I've been thinking about tips. Tips are one of the very few ways in which customers can (or are expected to) explicitly reward good service. Tips are more prevalent in some cultures than others. Here in the UK we only really tip service in a restaurant. We might tell the bar staff at our local to “get yourself one” occasionally, or round up in a taxi, but it's only waiting staff that we regularly give any meaningful amount of money to for service.
Just how significant is that? In many ways a more powerful reward for creating a great customer experience for the restaurant is the fact that, if I'm having a good time, I'm likely to stay longer and have a pudding, perhaps a dessert wine, a coffee, an armagnac...all of which, I imagine, are very high margin items. Incidentally they also bump up the bill, which makes the tip higher—a great example of aligning staff targets with organisation targets.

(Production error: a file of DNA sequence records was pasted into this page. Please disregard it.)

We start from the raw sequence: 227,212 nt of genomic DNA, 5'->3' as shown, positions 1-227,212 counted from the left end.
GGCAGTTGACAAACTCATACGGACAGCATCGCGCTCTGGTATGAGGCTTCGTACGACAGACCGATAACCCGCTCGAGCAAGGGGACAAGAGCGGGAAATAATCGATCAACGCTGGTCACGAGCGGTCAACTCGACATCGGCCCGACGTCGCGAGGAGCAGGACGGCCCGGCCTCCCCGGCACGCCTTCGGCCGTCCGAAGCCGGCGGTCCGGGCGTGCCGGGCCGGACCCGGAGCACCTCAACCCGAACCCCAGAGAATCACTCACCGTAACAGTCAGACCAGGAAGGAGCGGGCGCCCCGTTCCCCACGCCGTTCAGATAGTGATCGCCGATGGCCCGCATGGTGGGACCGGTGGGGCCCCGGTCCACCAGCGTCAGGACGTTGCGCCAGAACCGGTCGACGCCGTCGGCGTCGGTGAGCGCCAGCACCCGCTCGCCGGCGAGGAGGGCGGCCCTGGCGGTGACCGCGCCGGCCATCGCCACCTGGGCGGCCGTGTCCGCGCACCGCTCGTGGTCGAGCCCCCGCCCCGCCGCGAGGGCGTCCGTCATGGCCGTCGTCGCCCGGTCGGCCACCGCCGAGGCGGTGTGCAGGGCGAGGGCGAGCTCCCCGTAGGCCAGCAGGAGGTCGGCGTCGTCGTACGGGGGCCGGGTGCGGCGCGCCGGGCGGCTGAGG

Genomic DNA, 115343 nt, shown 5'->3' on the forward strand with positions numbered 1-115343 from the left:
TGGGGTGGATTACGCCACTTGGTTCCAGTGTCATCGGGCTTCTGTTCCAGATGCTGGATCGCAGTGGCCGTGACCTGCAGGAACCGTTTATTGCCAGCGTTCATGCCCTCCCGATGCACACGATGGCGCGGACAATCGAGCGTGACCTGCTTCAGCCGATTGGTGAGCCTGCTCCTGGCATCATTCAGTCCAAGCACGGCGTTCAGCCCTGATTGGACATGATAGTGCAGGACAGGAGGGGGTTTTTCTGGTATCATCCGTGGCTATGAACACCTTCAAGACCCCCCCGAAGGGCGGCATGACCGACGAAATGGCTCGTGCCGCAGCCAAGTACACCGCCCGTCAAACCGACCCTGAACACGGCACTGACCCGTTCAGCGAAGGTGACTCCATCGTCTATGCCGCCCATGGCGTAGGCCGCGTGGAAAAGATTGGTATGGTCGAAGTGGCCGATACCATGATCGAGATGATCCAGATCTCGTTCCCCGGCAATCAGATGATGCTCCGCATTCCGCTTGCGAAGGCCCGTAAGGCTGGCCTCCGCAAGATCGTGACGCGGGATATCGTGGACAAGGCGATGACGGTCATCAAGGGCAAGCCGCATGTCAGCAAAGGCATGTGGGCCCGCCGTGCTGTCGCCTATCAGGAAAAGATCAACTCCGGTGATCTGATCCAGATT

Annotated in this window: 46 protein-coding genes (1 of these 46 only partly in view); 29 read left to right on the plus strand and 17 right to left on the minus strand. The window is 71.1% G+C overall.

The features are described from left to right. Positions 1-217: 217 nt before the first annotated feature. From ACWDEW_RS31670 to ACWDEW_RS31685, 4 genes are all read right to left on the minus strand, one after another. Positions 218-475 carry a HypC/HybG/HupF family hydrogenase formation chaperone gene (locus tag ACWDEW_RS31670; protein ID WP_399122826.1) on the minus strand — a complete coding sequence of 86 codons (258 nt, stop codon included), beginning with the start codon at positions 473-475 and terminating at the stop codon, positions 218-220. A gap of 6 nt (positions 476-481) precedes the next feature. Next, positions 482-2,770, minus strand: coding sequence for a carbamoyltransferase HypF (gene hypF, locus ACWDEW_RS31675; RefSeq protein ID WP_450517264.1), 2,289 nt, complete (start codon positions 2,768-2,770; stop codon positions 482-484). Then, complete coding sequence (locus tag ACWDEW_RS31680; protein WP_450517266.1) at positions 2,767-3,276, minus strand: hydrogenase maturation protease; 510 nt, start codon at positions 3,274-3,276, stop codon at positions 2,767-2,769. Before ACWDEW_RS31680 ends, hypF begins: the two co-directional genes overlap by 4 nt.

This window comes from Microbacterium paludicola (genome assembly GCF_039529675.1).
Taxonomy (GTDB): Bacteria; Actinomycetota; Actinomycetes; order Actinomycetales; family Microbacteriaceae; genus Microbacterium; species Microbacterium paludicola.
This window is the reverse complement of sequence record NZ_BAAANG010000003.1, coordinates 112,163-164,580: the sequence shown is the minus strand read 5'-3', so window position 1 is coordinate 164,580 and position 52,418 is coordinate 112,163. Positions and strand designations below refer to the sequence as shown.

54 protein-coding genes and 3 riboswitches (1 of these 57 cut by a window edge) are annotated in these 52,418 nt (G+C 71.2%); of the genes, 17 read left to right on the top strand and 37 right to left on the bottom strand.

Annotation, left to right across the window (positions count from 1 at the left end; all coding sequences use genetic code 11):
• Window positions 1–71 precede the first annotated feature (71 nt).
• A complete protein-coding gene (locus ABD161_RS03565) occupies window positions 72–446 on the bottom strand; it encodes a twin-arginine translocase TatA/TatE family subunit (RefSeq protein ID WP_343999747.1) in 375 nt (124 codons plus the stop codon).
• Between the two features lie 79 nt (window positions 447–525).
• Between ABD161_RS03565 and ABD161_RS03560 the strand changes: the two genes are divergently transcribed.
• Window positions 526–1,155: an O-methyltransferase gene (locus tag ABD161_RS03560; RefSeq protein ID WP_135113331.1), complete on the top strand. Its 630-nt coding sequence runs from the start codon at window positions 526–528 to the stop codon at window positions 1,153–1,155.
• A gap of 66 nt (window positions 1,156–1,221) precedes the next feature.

The reason tips are interesting is that they are on the spot rewards for the staff themselves for delivering good service. Tips (as opposed to a service charge) are a very good example of a performance-related bonus. A bonus, moreover, that is fair, transparent, and decided by the customer. Few schemes could claim so much. I'm no management expert, but I suspect that the instant nature of the reward is also important—in behaviourist terms that makes it more likely to reinforce the actions that led to it.
The big question is whether tips make a difference. I believe they do. In my experience the average standard of service, the feeling of being treated as a valued customer, is significantly higher in restaurants than it is, for instance, in retail. Perhaps it is time we got over our British discomfort with tipping and spread it throughout the service sector. What do you think?